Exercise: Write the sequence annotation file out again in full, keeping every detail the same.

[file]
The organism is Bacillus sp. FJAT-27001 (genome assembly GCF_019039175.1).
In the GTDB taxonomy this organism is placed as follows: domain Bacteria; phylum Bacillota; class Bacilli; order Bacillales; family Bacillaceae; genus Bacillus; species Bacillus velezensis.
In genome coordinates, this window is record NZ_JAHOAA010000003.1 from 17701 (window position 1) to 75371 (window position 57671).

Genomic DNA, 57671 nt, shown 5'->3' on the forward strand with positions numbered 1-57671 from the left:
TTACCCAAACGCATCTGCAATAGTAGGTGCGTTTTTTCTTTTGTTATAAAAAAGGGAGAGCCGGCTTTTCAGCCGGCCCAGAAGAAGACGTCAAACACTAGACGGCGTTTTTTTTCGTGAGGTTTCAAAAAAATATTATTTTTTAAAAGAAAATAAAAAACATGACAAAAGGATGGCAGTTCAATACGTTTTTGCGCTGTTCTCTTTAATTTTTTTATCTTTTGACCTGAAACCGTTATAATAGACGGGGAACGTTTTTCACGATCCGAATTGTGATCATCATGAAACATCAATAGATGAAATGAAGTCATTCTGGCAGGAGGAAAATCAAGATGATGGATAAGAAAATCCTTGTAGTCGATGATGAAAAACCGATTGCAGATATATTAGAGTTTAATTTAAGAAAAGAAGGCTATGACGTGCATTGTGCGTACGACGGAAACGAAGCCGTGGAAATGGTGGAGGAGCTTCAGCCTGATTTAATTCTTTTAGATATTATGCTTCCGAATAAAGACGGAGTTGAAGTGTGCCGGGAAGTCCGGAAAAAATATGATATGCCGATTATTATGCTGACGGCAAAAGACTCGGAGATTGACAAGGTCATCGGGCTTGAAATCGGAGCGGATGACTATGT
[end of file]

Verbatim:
The organism is Bacillus sp. FJAT-27001 (genome assembly GCF_019039175.1).
In the GTDB taxonomy this organism is placed as follows: domain Bacteria; phylum Bacillota; class Bacilli; order Bacillales; family Bacillaceae; genus Bacillus; species Bacillus velezensis.
In genome coordinates, this window is record NZ_JAHOAA010000003.1 from 17701 (window position 1) to 75371 (window position 57671).

Genomic DNA, 57671 nt, shown 5'->3' on the forward strand with positions numbered 1-57671 from the left:
TTACCCAAACGCATCTGCAATAGTAGGTGCGTTTTTTCTTTTGTTATAAAAAAGGGAGAGCCGGCTTTTCAGCCGGCCCAGAAGAAGACGTCAAACACTAGACGGCGTTTTTTTTCGTGAGGTTTCAAAAAAATATTATTTTTTAAAAGAAAATAAAAAACATGACAAAAGGATGGCAGTTCAATACGTTTTTGCGCTGTTCTCTTTAATTTTTTTATCTTTTGACCTGAAACCGTTATAATAGACGGGGAACGTTTTTCACGATCCGAATTGTGATCATCATGAAACATCAATAGATGAAATGAAGTCATTCTGGCAGGAGGAAAATCAAGATGATGGATAAGAAAATCCTTGTAGTCGATGATGAAAAACCGATTGCAGATATATTAGAGTTTAATTTAAGAAAAGAAGGCTATGACGTGCATTGTGCGTACGACGGAAACGAAGCCGTGGAAATGGTGGAGGAGCTTCAGCCTGATTTAATTCTTTTAGATATTATGCTTCCGAATAAAGACGGAGTTGAAGTGTGCCGGGAAGTCCGGAAAAAATATGATATGCCGATTATTATGCTGACGGCAAAAGACTCGGAGATTGACAAGGTCATCGGGCTTGAAATCGGAGCGGATGACTATGT